The finance bill expects Morocco's economy to shrink for the first time since the 1990s, in light of several sectors' impacts.
Rabat – The Moroccan Head of the Government revealed in a circular that Morocco’s finance bill expects an economic growth of 5.4% in 2021, compared to -5% in 2020.
The finance bill is based on three priorities: the implementation of the National Economic Recovery Plan, the generalization of social coverage, and the implementation of the exemplary nature of the State.
The finance bill forecast also takes into account the national and the international economic situation that the COVID-19 caused,according to Morocco’s state media.
The circular indicates that the global economy is expected to endure more severe contraction than the 2008 economic crisis, especially for Morocco’s main partners, such as the European Union.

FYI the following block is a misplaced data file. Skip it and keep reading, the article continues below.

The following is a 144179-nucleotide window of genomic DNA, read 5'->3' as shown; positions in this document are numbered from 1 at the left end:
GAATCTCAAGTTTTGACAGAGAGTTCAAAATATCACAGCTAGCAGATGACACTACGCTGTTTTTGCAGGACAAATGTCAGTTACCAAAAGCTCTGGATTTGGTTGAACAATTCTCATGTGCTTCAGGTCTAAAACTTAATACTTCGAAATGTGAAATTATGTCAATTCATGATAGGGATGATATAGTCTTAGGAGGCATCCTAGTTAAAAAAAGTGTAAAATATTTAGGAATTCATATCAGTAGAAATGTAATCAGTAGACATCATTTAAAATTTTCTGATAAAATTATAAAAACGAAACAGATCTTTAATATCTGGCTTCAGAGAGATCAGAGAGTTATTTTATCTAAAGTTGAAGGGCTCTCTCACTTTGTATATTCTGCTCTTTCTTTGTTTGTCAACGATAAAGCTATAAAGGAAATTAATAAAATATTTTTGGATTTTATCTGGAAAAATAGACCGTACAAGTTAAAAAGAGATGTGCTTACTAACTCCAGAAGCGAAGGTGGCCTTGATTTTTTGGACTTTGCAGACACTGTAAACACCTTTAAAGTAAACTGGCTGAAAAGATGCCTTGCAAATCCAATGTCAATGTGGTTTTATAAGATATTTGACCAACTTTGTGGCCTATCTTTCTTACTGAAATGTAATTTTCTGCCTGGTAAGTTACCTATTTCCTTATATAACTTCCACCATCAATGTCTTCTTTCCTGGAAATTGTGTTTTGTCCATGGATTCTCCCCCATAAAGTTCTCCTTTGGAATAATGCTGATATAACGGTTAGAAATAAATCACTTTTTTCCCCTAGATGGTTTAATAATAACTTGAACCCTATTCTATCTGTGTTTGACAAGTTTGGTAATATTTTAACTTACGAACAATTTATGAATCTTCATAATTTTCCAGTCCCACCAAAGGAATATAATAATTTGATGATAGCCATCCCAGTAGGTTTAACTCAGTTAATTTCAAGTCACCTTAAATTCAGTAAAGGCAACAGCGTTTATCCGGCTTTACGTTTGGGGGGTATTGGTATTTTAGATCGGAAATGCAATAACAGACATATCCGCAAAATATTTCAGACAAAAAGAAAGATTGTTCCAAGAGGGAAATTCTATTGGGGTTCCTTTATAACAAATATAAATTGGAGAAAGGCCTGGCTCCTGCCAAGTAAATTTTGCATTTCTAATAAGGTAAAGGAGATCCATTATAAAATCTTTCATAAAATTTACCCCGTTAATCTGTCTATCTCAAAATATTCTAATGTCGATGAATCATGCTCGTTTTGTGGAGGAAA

In addition, the finance bill expects Morocco‘s economy to shrink for the first time since the 1990s, in light of several sectors’ impacts.
Among the negative aspects that circular highlighted is the drought that hit Morocco’s agricultural season for this year.
The bill expects the impact to reach macroeconomics balances as well, due to the worsening budget deficit and the current account of the balance of payments.
Morocco’s House of Councillors approved the amended 2020 finance bill on July 17 with a majority vote. Twenty-nine deputies approved the finance bill, 13 rejected it, and four abstained.
The execution of Morocco’s finance bill has shown a budget deficit of MAD 28.8 billion ($3.1 billion) for the second quarter of 2020.
The deficit comes from ordinary resources of MAD 203.1 billion ($22.1 billion), excluding loan receipts, against charges of MAD 231.8 billion ($25.2 billion), excluding amortization of the debt.
Meanwhile, in a May 13 report by the European Bank for Reconstruction and Development (EBRD), the Moroccan GDP was forecasted to shrink by 2% in 2020 following the COVID-19 crisis, and rebound by 4% in 2021.
EBRD attributes the slowdown to the sharp regression of tourism activity, a sector that represents 11% of the country’s GDP.